Google Glass

Google Glass eyewear (beta) is on sale in the U.S. this month, priced at $1,500 — get yours while current stocks last! It’s the latest wrinkle in the “no personal privacy” world we live in.

A stamp-sized electronic screen mounted on the side of a pair of eyeglass frames, Google Glass can record video, access email, provide turn-by-turn driving directions and retrieve information from the web by connecting wirelessly to a user’s phone.

Sounds pretty cool, doesn’t it? But Google has been investing in facial recognition technology and its potential for using image search to winnow identifiable individuals from all of the photos posted online. Google would like to connect you with your personal history and create a social media “profile” you may not know about or want to have — and that others can access without permission.

Google Glass headsets have a camera built in, and third-party developers like NameTag have begun creating apps that would allow wearers of Google Glass headsets to take a photo of someone they meet and use it to check that person’s online profile. NameTag’s website reads (complete with cute little smiley emoticon),

Why leave meeting amazing people up to chance? Don’t miss out on the opportunity to connect with others who share your passions!

Connect your info and interests with the world by simply sharing your most unique feature – your face. Nametag links your face to a single, unified online presence that includes your contact information, social media profiles, interests, hobbies and passions and anything else you want to share with the world.

Using the NameTag smartphone or Google Glass app, simply snap a pic of someone you want to connect with and see their entire public online presence in one place.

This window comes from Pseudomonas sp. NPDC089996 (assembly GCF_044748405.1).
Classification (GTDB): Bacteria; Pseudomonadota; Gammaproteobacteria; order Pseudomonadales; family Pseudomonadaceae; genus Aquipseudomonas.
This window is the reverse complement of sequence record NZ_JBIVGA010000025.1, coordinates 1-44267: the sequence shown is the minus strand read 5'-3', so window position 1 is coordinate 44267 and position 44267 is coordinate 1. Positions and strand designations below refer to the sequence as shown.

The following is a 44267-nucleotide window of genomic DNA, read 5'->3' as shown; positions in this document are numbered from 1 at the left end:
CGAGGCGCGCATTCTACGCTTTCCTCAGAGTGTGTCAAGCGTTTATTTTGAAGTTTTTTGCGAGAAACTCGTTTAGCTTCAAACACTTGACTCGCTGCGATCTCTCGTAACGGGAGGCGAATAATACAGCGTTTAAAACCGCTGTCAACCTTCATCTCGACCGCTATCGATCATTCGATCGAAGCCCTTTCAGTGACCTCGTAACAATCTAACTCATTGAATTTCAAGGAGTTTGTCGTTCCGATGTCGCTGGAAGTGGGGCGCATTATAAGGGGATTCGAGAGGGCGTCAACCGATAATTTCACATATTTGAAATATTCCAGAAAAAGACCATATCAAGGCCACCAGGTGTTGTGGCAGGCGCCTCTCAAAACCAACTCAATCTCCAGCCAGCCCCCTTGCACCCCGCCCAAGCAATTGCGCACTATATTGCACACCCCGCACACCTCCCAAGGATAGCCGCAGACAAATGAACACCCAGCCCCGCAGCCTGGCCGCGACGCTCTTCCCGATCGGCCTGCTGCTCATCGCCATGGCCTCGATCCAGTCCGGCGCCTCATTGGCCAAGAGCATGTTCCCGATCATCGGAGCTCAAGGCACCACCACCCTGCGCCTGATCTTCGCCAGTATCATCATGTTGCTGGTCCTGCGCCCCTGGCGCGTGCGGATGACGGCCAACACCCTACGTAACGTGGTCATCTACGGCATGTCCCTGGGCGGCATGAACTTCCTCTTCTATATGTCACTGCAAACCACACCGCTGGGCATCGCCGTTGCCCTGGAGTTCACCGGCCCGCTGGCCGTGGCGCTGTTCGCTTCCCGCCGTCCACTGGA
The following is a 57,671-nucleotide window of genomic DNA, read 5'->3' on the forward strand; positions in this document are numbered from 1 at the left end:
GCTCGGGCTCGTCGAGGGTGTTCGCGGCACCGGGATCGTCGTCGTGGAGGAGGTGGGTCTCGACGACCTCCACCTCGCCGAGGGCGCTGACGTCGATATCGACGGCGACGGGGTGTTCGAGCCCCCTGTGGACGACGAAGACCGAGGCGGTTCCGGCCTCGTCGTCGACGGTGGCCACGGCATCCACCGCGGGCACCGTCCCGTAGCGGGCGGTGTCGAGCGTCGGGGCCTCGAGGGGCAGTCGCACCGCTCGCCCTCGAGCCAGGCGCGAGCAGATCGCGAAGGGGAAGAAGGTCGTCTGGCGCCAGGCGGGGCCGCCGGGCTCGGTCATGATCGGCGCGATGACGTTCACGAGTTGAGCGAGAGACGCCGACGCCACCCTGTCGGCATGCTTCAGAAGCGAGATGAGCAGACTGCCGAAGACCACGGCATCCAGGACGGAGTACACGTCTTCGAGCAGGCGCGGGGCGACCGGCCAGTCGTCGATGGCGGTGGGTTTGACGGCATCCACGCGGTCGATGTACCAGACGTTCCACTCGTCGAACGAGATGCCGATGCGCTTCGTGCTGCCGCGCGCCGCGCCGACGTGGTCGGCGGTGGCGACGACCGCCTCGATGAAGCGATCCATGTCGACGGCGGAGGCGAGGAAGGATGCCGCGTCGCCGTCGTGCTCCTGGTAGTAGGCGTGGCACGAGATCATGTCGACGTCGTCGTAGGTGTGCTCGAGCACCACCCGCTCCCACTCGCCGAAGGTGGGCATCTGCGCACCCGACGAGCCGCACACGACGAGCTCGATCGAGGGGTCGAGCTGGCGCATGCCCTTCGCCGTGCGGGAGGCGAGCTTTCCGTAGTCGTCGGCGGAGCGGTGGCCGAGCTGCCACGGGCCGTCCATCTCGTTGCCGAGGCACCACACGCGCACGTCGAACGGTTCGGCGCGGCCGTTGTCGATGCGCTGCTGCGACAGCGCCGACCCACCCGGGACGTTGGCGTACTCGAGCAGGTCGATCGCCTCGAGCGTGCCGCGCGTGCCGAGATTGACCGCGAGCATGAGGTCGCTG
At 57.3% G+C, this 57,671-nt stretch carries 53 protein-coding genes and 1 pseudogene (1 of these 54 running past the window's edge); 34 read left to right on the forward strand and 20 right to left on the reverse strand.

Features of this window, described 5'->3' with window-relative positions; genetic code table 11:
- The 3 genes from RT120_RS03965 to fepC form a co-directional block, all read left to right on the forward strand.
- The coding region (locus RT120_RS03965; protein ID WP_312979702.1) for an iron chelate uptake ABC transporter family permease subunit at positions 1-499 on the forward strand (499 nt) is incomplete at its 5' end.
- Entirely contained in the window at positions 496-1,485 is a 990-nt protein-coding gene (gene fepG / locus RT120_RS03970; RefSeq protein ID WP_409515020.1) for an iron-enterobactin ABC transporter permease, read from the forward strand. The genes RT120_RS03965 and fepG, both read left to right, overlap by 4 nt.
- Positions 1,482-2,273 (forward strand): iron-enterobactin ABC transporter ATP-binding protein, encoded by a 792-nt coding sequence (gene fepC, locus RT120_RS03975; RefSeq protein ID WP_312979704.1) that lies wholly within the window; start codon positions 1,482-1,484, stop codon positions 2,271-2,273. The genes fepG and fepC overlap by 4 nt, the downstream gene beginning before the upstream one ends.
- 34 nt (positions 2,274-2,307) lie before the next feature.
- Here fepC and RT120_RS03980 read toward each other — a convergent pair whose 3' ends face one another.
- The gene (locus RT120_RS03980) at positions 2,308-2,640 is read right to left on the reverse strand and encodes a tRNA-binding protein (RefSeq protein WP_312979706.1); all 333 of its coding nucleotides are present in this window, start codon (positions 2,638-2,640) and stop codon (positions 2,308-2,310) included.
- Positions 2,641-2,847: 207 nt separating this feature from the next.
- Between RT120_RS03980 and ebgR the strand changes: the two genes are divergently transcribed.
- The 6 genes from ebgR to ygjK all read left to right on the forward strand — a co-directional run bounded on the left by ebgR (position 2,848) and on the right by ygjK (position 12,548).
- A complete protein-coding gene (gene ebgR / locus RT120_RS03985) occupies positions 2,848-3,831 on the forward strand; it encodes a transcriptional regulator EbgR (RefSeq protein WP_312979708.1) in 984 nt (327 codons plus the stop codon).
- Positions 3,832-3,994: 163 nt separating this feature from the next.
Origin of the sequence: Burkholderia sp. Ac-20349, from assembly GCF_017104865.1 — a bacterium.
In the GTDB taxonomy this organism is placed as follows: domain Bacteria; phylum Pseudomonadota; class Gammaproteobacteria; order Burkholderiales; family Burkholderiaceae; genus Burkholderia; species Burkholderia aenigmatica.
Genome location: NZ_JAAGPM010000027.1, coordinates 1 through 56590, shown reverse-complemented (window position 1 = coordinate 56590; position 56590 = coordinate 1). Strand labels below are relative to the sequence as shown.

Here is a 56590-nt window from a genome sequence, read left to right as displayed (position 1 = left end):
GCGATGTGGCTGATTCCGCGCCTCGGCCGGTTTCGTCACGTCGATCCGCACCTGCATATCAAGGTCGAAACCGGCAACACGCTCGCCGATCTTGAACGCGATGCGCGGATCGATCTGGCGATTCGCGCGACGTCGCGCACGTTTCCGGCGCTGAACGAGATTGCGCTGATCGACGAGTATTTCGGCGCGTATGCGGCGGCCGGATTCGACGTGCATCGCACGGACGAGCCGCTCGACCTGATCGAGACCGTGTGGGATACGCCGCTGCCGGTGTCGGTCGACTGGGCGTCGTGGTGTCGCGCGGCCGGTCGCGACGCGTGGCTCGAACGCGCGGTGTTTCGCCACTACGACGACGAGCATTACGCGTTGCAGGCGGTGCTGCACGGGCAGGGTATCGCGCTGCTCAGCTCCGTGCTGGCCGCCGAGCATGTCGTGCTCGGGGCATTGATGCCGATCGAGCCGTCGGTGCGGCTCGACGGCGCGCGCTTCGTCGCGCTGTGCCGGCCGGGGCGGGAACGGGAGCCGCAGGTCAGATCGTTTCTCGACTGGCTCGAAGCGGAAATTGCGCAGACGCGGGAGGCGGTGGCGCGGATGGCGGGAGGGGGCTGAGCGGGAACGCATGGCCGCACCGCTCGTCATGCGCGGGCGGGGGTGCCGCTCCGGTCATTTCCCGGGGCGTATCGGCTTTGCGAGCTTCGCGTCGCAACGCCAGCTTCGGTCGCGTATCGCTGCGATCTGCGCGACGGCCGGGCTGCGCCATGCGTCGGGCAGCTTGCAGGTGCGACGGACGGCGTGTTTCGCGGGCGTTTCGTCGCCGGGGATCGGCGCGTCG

Don’t be a Stranger 🙂

Minnesota Senator Al Franken, Chairman of the Senate Subcommittee on Privacy, Technology and the Law, recently published an open letter to, the maker of NameTag, raising concerns about the inability of persons being identified by facial recognition to know about or consent to this identification.

According to promotional materials, NameTag lets strangers get a broad range of personal information-including a person’s name, photos, and dating website profiles-simply by looking at that person’s face with the Glass camera. This is apparently done without that person’s knowledge or consent, which crosses a bright line for privacy and personal safety. I urge you to delay this app’s launch until best practices for facial recognition technology are established-a process that I’ve long called for and which begins tomorrow [February 6, 2014] in Washington. At a minimum, NameTag should only identify people who have given the app permission to do so.

I am especially concerned that NameTag plans to scan dating websites such as Match and OkCupid. It is easy to envision how this technology could facilitate harassment, stalking, and other threats to personal security. Your company has an obligation to protect users from these threats.

Last summer Google banned apps that implement facial recognition on its Google Glass product, but developers say that it is possible to load apps, called Glassware, onto the wearable system without needing Google’s permission, using “jailbroken” Glass devices. So it is only a matter of time, if it hasn’t already happened.

Are we ready for this new world?

Photo by Tim Reckmann under Creative Commons license



I retired from the University of Notre Dame in the Office of Information Technology in 2010. I'm divorced, with two grown children and 8 grandchildren. I'm a lifelong liberal and a "nonbeliever."